In an interview conducted prior to the Wintershall DEA merger, Jason sat down with Maria Moræus at CERAWeek in Houston, Texas. They discussed the potential merger, the future of off-shore oil drilling and exploration in Europe, the push for corporate responsibility on sustainability across the oil and gas sector, addressing the challenge of climate change and more.

May 20, 2019
The world has seen remarkable advances in clean energy technology in recent years, from increasingly cheaper ways to produce solar and wind energy to breakthroughs in energy storage that suggest even bigger advances soon. So, what will it take to keep that pace going?
 
In this episode, host Bill Loveless joins Arun Majumdar, a materials scientist and engineer whose distinguished career spans the classroom, the laboratory and Washington. Arun is now a member of the faculty at Stanford University’s Departments of Mechanical Engineering and Materials Science and Engineering and the co-director of the Precourt Institute for Energy, which coordinates research and education across all seven schools and the Hoover Institution at Stanford.
 
In 2009, Arun was nominated by President Obama to become the founding director of the Advanced Research Projects Agency (ARPA-E) at the U.S. Department of Energy, and later served as an acting Under Secretary at DOE.
 
After leaving DOE and before joining Stanford he was Vice President for Energy at Google. And among other stops in his career, he taught at the University of California at Berkeley and worked as an associate director at the Lawrence Berkeley National Laboratory.
 
Bill caught up with Arun outside the Center on Global Energy Policy’s recent Summit in New York to talk about advances in clean energy technology and the roles that government and the private sector have played in those developments. Along those lines, they looked specifically at ARPA-E, which he helped make a model of innovation and which the Trump administration would abolish.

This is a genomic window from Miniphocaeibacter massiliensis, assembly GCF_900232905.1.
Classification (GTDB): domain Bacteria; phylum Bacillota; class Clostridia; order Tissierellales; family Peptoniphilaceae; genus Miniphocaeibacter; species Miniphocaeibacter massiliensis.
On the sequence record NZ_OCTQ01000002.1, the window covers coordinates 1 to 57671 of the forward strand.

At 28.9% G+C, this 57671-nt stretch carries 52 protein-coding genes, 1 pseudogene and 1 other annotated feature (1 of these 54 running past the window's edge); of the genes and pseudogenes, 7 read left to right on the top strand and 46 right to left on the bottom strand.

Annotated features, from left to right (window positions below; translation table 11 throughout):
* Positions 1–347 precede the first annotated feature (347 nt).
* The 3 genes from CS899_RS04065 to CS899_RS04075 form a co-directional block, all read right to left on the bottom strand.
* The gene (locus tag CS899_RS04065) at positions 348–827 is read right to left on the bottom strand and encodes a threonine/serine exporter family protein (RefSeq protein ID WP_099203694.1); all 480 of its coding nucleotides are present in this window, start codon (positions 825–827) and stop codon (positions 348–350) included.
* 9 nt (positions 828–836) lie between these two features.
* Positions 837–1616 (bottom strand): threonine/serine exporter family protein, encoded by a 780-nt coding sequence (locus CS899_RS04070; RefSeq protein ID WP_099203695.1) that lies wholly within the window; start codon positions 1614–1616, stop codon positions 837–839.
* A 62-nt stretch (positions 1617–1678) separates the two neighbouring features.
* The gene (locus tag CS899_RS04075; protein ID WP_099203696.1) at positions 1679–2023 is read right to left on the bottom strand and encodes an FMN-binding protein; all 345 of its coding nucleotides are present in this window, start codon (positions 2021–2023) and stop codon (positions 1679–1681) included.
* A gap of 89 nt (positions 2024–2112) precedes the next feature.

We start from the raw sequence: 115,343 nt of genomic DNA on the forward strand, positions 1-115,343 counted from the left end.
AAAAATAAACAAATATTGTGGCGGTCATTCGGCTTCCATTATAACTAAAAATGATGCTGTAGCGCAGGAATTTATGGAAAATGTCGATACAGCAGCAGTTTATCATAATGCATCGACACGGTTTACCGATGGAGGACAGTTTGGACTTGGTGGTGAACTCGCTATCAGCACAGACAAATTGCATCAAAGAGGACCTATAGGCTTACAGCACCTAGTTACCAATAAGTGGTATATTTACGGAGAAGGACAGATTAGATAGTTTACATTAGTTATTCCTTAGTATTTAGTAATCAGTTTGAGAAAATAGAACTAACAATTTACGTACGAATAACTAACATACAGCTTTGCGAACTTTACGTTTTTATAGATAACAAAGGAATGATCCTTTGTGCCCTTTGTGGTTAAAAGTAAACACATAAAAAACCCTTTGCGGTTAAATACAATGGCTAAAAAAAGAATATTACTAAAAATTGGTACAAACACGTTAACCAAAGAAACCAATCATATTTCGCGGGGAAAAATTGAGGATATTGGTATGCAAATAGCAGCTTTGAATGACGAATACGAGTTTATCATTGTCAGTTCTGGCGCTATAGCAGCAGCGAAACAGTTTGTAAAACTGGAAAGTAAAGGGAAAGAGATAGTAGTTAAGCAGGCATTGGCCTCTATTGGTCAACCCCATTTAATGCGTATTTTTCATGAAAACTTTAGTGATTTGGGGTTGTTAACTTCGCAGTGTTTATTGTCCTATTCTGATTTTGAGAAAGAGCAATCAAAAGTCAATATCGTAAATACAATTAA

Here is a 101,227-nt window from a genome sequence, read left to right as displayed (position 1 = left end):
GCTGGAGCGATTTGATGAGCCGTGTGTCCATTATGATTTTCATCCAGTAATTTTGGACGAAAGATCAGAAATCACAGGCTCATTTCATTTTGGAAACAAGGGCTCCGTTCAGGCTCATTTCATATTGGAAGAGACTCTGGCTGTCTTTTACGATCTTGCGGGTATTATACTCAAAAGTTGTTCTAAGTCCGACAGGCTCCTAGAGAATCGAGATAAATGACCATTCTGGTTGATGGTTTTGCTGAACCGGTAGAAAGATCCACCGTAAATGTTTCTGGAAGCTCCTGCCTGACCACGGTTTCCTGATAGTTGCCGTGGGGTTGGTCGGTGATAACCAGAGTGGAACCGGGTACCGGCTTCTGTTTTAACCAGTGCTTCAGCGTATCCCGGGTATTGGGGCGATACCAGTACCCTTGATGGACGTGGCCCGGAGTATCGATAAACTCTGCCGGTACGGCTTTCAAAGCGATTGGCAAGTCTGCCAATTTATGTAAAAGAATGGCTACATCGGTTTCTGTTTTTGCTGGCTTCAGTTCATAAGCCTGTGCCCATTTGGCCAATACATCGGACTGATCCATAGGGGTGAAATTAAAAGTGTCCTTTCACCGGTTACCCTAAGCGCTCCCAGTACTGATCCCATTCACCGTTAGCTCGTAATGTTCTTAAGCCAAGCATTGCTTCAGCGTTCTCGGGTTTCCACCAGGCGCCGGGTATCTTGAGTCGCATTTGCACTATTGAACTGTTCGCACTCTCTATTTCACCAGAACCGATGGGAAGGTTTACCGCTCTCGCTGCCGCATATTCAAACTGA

They also talked about some of the new dynamics in energy policy in Washington, including the Green New Deal.
May 13, 2019
The U.S. Department of Energy is a powerhouse for energy research and development, serving as the lead government agency for fundamental scientific research and the nation’s biggest supporter of basic research in physical sciences. And that’s not all. Since its founding in 1977, DOE has also contributed significantly to breakthroughs in energy technologies like solar power and the production of oil and natural gas from shale formations.
 
In this episode of Columbia Energy Exchange, host Bill Loveless talks to Paul Dabbar, the Under Secretary for Science at the Department of Energy. Paul is DOE’s principal adviser on fundamental energy research, energy technologies, and science, with oversight of programs that include nuclear and high-energy particle physics, basic energy, advanced computing, fusion, and biological and environmental management.
 
He also supervises most of DOE’s national laboratories, including technology commercialization activities at those crown jewels of innovation.
 
Bill and Paul sat down at the Columbia Global Energy Summit in New York to discuss the changing energy landscape and how the Trump administration prioritizes resources when it comes to energy research and science. They also talked about some of the technologies he finds most exciting now and how his previous experiences as an investment banker and a nuclear submarine officer influence his work at DOE.
 
Before his nomination by President Trump in 2017, Paul was managing director for mergers and acquisitions at J.P. Morgan, where he handled transactions involving power plants and utilities. All told, his experience at the bank involved more than $400 billion in investments across all energy sectors.